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Pediatric Hepatitis of Unknown Etiology

As of May 6, 2022, The Centers for Disease Control and Prevention (CDC) has received 109 reports of unexplained hepatitis in young children from 24 states and Puerto Rico. Ninety percent of the children have been hospitalized and 14% have required liver transplants. Five children have died. Most of the children have recovered, though some were still hospitalized. More than half of the children have had confirmed adenovirus infections. Some of the cases were further typed as adenovirus type 41. All of the patients have tested negative for hepatitis viruses A, B, C, D and E.

The United Kingdom has also reported 163 cases of pediatric hepatitis, of which eleven required liver transplants. None of their children had died. Adenovirus was identified in 75% of the cases. Four cases had coinfections with adenovirus and SARS-CoV-2.

The European Centre for Disease Prevention and Control (ECDC) has received at least 300 reports of pediatric hepatitis, including 145 from the United Kingdom, 95 from the rest of Europe, and 60 outside of Europe.

Most of the children with severe acute hepatitis did not have active SARS-CoV-2 infection and were unvaccinated. However, between 75 and 95% of cases in the US and UK have tested positive for SARS-CoV-2 antibodies. One hypothesis is that fragments of SARS-CoV-2 linger in the GI tract for months after acute infection. Subsequent infection with an adenovirus could prompt an exaggerated immune reaction that causes severe hepatitis.  

Adenoviruses are doubled-stranded DNA viruses that spread by close personal contact, respiratory droplets, and fomites. There are more than 50 types of immunologically distinct adenoviruses that can cause infections in humans. Adenoviruses most commonly cause respiratory illness but depending on the adenovirus type they can cause other illnesses such as gastroenteritis, conjunctivitis, cystitis, and, less commonly, neurological disease.

Adenovirus type 41 commonly causes pediatric acute gastroenteritis, which typically presents as diarrhea, vomiting, and fever. It can be accompanied by respiratory symptoms. While there have been some case reports of hepatitis associated with adenovirus type 41infection in immunocompromised children, it has not been reported to cause hepatitis in otherwise healthy children.

On May 11, CDC issued a Health Alert Network (HAN) Health Update to provide clinicians and public health authorities with updated information about their epidemiologic investigation of pediatric cases of hepatitis of unknown etiology in the United States. This investigation focuses on collecting information to describe the epidemiology, etiology, clinical presentation, severity, and risk factors related to illness and to identify any relationship between adenovirus infection or other factors and hepatitis.

The recommendations for clinicians included:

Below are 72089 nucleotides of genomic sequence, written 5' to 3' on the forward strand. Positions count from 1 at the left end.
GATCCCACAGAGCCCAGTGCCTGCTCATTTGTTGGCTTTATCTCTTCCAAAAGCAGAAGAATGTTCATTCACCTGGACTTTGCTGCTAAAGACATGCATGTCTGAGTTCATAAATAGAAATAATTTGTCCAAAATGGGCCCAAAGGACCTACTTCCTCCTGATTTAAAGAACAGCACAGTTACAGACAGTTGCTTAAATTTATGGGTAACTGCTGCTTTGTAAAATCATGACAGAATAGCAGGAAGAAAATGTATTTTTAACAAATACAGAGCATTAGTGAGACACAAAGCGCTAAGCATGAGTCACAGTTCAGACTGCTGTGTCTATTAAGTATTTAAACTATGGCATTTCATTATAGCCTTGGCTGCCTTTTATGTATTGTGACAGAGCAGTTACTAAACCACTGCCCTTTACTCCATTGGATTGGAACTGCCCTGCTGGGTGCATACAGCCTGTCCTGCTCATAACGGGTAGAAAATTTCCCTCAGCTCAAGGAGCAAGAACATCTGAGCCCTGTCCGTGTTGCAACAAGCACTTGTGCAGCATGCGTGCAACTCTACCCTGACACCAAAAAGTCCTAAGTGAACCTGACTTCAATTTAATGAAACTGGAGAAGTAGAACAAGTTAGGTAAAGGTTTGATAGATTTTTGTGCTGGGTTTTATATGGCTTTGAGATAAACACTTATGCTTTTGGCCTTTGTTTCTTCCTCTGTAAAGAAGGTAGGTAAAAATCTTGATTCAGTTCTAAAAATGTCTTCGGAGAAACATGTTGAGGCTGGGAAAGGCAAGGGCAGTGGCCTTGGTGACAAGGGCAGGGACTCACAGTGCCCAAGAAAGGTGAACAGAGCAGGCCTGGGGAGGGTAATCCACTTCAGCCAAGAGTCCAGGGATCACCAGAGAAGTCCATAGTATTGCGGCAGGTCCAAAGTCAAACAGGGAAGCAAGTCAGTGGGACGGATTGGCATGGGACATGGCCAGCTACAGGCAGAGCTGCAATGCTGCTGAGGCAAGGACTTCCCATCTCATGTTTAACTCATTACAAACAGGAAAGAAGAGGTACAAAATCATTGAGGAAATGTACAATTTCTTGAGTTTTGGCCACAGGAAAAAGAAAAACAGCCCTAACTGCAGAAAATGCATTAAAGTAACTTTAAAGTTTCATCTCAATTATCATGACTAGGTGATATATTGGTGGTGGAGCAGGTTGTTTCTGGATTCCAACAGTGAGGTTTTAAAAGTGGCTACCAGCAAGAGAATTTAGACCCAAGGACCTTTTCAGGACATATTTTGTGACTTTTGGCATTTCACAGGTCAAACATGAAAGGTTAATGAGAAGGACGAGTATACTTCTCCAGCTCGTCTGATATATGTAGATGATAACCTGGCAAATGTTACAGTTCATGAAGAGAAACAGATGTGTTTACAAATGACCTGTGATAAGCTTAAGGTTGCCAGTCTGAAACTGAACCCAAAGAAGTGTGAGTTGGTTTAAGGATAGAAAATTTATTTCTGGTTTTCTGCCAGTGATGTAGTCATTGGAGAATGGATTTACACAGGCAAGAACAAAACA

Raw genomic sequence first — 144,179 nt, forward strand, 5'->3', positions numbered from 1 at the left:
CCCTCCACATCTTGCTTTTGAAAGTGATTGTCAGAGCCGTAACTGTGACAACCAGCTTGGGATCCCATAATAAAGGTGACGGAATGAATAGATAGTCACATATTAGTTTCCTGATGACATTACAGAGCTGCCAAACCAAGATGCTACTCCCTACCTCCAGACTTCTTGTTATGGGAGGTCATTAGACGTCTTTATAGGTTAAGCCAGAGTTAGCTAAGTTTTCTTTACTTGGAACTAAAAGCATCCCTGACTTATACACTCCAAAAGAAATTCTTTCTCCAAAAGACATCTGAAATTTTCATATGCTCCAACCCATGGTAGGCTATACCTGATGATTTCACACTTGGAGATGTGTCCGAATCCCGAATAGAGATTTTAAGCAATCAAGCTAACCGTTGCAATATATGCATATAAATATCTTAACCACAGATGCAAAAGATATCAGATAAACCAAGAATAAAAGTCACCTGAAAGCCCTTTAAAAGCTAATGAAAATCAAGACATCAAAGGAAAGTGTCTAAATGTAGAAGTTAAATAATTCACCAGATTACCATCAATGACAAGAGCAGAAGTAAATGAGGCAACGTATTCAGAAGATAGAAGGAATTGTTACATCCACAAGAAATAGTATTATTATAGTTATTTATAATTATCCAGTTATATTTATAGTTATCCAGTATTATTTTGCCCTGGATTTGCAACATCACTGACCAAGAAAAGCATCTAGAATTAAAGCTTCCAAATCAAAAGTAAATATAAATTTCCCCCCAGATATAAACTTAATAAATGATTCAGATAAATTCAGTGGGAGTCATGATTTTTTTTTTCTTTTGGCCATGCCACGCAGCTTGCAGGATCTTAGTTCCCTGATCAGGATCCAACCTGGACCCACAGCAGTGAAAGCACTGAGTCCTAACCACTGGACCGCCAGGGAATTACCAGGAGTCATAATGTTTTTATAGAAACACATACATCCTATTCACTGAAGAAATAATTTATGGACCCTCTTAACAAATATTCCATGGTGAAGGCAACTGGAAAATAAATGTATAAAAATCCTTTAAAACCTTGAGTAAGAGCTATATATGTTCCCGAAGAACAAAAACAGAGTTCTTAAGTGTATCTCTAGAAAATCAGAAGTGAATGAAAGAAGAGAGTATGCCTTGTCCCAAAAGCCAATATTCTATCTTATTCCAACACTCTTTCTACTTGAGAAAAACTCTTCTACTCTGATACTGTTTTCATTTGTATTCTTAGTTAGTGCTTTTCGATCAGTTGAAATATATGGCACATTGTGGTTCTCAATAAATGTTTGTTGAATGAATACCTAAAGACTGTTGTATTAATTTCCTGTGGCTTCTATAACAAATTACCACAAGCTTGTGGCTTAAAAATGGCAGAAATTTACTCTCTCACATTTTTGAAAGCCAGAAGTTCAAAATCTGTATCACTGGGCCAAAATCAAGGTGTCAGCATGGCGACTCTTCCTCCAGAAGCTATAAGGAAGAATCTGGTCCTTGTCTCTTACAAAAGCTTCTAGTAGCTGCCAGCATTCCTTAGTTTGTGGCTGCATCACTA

• Clinicians should continue to follow standard practice for evaluating and managing patients with hepatitis of known and unknown etiology.
  • Clinicians are recommended to consider adenovirus testing for patients with hepatitis of unknown etiology and to report such cases to their state or jurisdictional public health authorities.
  • Because the potential relationship between adenovirus infection and hepatitis is still under investigation, clinicians should consider collecting the following specimen types if available from pediatric patients with hepatitis of unknown cause for adenovirus detection:
    • Blood specimen collected in ethylenediaminetetraacetic Acid (EDTA) (whole blood, plasma, or serum but whole blood is preferred)
    • Respiratory specimen (nasopharyngeal swab, sputum, or bronchioalveolar lavage [BAL])
    • Stool specimen or rectal swab; stool specimen is preferred to a rectal swab
    • Liver tissue, if a biopsy was clinically indicated, or if tissue from native liver explant or autopsy is available:
      • Formalin-fixed, paraffin embedded (FFPE) liver tissue
      • Fresh liver tissue, frozen on dry ice or liquid nitrogen immediately or as soon as possible, and stored at ≤ -70°C

Nucleic acid amplification testing (NAAT), such as polymerase chain reaction (PCR), is preferred for adenovirus detection. Testing whole blood by PCR is more sensitive to and is preferred over testing plasma by PCR.

Where possible, clinical specimens should be tested locally to ensure timely results for patient care. For any diagnostic testing needs beyond the local capacity, CDC recommends that clinicians contact their state public health laboratory.


Schnirring L. Probe of unexplained hepatitis in kids expands to 24 states, Puerto Rico, CIDRAP News, May 6, 2022.

CDC Health Alert Network, Updated Recommendations for Adenovirus Testing and Reporting of Children with Acute Hepatitis of Unknown Etiology, May 11, 2022, HAN Archive - 00465 | Health Alert Network (HAN) (

UK Health Security Agency, Investigation into acute hepatitis of unknown aetiology in children in England, Technical briefing, April 25, 2022.

Kansas Department of Health and Environment, Kansas Health Alert, Recommendations for Adenovirus Testing and Reporting of Children with Acute Hepatitis of Unknown Etiology.

Munoz FM, Piedra PA, Demmler GJ. Disseminated Adenovirus Disease in Immunocompromised and Immunocompetent Children. Clin Infect Dis. 1998. Nov;27(5):1194-200.

Peled N, Nakar C, Huberman H, Scherf E, Samra Z, Finkelstein Y, et al. Adenovirus Infection in Hospitalized Immunocompetent Children. Clin Pediatr (Phila). 2004 Apr;43(3):223–9.

Kendall EK et al. Elevated liver enzymes and bilirubin following SARS-CoV-2 infection in children under 10. MedRxiv, posted May 14, 2022, doi:

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